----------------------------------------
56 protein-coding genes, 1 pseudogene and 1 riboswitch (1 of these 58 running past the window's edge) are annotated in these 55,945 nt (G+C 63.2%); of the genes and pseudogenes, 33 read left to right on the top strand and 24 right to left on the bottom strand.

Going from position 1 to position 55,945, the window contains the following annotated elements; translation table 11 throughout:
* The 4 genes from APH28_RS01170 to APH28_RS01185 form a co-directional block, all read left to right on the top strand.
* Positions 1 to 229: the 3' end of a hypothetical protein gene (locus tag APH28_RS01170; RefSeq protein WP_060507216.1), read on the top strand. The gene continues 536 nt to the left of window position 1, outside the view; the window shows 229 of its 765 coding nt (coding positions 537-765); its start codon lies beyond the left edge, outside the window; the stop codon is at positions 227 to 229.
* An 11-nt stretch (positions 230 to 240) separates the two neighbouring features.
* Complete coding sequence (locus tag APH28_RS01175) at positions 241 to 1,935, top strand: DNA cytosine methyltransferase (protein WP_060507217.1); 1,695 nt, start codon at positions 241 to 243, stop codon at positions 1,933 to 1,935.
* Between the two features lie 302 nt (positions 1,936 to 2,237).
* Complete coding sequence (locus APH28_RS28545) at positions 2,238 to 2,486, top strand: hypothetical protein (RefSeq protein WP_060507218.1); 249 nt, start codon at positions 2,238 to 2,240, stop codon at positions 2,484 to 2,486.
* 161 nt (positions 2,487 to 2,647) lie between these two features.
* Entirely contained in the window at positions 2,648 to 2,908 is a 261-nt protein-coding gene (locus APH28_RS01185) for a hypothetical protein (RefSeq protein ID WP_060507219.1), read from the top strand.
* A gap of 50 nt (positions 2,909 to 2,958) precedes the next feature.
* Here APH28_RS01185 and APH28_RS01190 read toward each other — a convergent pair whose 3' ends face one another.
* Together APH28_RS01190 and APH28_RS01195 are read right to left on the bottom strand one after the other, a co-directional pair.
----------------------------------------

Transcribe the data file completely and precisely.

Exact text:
56 protein-coding genes, 1 pseudogene and 1 riboswitch (1 of these 58 running past the window's edge) are annotated in these 55,945 nt (G+C 63.2%); of the genes and pseudogenes, 33 read left to right on the top strand and 24 right to left on the bottom strand.

Going from position 1 to position 55,945, the window contains the following annotated elements; translation table 11 throughout:
* The 4 genes from APH28_RS01170 to APH28_RS01185 form a co-directional block, all read left to right on the top strand.
* Positions 1 to 229: the 3' end of a hypothetical protein gene (locus tag APH28_RS01170; RefSeq protein WP_060507216.1), read on the top strand. The gene continues 536 nt to the left of window position 1, outside the view; the window shows 229 of its 765 coding nt (coding positions 537-765); its start codon lies beyond the left edge, outside the window; the stop codon is at positions 227 to 229.
* An 11-nt stretch (positions 230 to 240) separates the two neighbouring features.
* Complete coding sequence (locus tag APH28_RS01175) at positions 241 to 1,935, top strand: DNA cytosine methyltransferase (protein WP_060507217.1); 1,695 nt, start codon at positions 241 to 243, stop codon at positions 1,933 to 1,935.
* Between the two features lie 302 nt (positions 1,936 to 2,237).
* Complete coding sequence (locus APH28_RS28545) at positions 2,238 to 2,486, top strand: hypothetical protein (RefSeq protein WP_060507218.1); 249 nt, start codon at positions 2,238 to 2,240, stop codon at positions 2,484 to 2,486.
* 161 nt (positions 2,487 to 2,647) lie between these two features.
* Entirely contained in the window at positions 2,648 to 2,908 is a 261-nt protein-coding gene (locus APH28_RS01185) for a hypothetical protein (RefSeq protein ID WP_060507219.1), read from the top strand.
* A gap of 50 nt (positions 2,909 to 2,958) precedes the next feature.
* Here APH28_RS01185 and APH28_RS01190 read toward each other — a convergent pair whose 3' ends face one another.
* Together APH28_RS01190 and APH28_RS01195 are read right to left on the bottom strand one after the other, a co-directional pair.